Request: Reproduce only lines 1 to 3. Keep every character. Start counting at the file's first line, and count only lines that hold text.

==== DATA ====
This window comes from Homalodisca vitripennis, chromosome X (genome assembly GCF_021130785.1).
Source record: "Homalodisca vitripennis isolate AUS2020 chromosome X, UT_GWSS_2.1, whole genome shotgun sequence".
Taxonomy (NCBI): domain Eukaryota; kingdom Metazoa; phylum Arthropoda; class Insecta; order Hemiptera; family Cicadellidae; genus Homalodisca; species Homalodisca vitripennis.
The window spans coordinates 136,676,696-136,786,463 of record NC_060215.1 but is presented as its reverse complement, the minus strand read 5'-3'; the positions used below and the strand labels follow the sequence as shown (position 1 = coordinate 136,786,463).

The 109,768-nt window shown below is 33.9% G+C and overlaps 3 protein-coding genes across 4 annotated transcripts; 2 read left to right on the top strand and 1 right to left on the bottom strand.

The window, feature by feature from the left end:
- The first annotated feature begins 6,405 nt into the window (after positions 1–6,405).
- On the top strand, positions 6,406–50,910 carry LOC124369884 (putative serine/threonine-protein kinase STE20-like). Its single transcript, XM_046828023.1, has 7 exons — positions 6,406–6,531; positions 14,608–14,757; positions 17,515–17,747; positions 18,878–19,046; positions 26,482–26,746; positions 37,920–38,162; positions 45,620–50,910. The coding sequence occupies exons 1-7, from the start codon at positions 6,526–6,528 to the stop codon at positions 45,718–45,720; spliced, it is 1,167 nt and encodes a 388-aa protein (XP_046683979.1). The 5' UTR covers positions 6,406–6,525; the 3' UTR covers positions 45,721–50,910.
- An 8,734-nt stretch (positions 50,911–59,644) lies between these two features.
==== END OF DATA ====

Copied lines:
This window comes from Homalodisca vitripennis, chromosome X (genome assembly GCF_021130785.1).
Source record: "Homalodisca vitripennis isolate AUS2020 chromosome X, UT_GWSS_2.1, whole genome shotgun sequence".
Taxonomy (NCBI): domain Eukaryota; kingdom Metazoa; phylum Arthropoda; class Insecta; order Hemiptera; family Cicadellidae; genus Homalodisca; species Homalodisca vitripennis.